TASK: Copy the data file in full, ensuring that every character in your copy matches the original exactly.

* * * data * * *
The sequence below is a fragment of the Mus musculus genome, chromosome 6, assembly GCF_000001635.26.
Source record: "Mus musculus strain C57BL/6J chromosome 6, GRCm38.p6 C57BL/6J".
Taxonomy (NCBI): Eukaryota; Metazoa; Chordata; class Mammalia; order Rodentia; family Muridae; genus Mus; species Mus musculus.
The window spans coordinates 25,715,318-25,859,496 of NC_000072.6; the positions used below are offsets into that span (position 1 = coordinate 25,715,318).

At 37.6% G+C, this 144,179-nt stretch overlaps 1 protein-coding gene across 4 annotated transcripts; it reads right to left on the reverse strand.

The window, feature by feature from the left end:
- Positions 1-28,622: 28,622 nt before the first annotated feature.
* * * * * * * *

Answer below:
The sequence below is a fragment of the Mus musculus genome, chromosome 6, assembly GCF_000001635.26.
Source record: "Mus musculus strain C57BL/6J chromosome 6, GRCm38.p6 C57BL/6J".
Taxonomy (NCBI): Eukaryota; Metazoa; Chordata; class Mammalia; order Rodentia; family Muridae; genus Mus; species Mus musculus.
The window spans coordinates 25,715,318-25,859,496 of NC_000072.6; the positions used below are offsets into that span (position 1 = coordinate 25,715,318).

At 37.6% G+C, this 144,179-nt stretch overlaps 1 protein-coding gene across 4 annotated transcripts; it reads right to left on the reverse strand.

The window, feature by feature from the left end:
- Positions 1-28,622: 28,622 nt before the first annotated feature.